When you break it down to its scientific function – converting string vibrations into electrical signals using electromagnetic induction – the guitar can sound a bit on the dull side. However, the reality is that its invention has proved to be the greatest entertainment trip of all time, inspiring some of the best music, stories and events of all time.
Perhaps the most beneficial element of the electric signal produced by a bass guitar is its relative weakness in terms of output. This means that it has to be amplified before it can be run through a speaker, and it is this amplification process that delivers the sheer variety of sound that can be produced on a bass guitar. It has also given rise to the ability to manipulate the signal significantly, allowing guitar players to create even more varied sounds. Reverb, delay, distortion and out and out fuzz call be added to the signal, making the bass guitar the most influential instrument of all time. While these effects can invariable be added to the signal as they hit the amp, they can also be added with effects pedals, meaning that a guitarist can sound super fuzzed one moment, before switching to a clean chorus and a reverberating middle eight.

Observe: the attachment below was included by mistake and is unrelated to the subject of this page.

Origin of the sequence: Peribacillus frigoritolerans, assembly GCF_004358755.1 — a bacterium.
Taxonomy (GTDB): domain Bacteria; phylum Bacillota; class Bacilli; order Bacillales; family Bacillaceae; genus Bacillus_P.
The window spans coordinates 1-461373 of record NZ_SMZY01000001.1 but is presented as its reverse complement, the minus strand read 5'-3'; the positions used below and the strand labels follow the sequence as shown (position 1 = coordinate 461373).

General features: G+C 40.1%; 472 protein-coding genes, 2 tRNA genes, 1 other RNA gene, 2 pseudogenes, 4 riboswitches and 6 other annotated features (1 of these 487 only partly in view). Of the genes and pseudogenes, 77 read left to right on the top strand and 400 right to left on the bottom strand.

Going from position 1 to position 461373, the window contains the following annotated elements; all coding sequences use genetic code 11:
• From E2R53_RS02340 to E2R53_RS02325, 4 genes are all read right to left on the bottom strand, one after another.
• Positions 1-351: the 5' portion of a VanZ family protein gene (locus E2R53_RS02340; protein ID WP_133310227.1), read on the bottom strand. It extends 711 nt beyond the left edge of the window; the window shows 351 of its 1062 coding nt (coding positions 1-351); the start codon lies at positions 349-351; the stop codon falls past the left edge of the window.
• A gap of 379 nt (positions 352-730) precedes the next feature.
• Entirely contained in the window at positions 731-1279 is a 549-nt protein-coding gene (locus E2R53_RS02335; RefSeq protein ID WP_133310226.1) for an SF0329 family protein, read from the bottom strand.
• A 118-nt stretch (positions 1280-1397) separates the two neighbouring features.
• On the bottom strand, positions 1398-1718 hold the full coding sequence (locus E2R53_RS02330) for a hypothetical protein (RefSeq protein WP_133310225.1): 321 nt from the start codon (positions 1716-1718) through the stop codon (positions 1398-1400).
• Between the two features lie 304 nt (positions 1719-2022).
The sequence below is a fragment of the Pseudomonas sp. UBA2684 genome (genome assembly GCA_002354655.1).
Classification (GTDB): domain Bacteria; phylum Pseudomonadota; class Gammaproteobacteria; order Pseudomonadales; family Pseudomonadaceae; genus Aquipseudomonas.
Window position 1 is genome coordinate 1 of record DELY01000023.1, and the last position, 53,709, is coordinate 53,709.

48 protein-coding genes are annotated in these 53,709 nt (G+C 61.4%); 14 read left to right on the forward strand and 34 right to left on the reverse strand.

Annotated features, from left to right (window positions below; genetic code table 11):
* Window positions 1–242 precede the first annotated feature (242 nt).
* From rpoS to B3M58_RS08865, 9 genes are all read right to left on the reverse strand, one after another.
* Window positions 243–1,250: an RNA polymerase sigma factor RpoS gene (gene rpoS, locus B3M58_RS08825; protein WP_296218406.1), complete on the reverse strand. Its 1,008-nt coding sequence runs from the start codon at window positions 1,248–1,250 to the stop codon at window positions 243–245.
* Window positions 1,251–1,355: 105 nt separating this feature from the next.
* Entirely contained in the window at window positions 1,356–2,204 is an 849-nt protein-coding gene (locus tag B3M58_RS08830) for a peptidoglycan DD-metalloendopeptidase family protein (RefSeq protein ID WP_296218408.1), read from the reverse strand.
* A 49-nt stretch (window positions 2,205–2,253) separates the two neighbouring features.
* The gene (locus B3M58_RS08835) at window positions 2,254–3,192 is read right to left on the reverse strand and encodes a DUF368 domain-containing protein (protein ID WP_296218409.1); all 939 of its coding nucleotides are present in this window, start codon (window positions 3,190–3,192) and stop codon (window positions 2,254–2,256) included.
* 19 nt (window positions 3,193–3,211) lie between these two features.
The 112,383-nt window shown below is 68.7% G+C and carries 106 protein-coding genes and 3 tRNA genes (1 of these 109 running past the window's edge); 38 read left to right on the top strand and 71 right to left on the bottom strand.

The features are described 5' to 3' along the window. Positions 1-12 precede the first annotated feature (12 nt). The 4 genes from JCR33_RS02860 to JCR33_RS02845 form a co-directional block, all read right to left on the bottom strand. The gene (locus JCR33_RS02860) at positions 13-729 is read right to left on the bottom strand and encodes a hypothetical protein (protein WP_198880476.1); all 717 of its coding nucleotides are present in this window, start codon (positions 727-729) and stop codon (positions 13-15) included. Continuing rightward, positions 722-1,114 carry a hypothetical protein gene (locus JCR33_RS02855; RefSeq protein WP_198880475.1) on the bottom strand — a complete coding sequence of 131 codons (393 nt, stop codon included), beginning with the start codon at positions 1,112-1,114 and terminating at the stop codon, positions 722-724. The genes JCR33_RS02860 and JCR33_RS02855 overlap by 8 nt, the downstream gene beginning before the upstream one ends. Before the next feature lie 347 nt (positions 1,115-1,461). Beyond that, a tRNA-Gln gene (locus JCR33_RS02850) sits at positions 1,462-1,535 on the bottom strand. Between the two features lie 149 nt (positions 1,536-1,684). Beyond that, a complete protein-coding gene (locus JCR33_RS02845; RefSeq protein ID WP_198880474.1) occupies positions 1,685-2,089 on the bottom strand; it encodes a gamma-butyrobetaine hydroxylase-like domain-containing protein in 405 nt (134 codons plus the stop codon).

However, it’s probably fair to say that the real impact of the bass guitar wasn’t truly felt until the loved up jack-knife of the sixties. During this era we saw the introduction of Beatlemania, the formation of the Rolling Stones, the invention of metal and rock music, Jimmy Page played wah-wah guitar with a violin bow in the Yardbirds, as well as the Velvet Underground, The Who and Jimmy Hendrix. Never before has the guitar been so era defining than during its supremacy in the 1960s.
However, when the bubble burst and the wave that started with the sound of a bass guitar slid back we were left with the 70s and 80s. While the guitar had new rivals for the title of the king of sounds, like disco synthesizers, there were still plenty of guitars to keep the entertainment trip at the forefront of musical development. Queen, David Bowie and The Rolling Stones all kept the sound of the bass guitar in the mainstream media spotlight, while punk and metal pushed it on to new possibilities. Films like Back to the Future maintained the popularity of the bass guitar at the movies, making it the most sought after instrument for would be musicians the world over.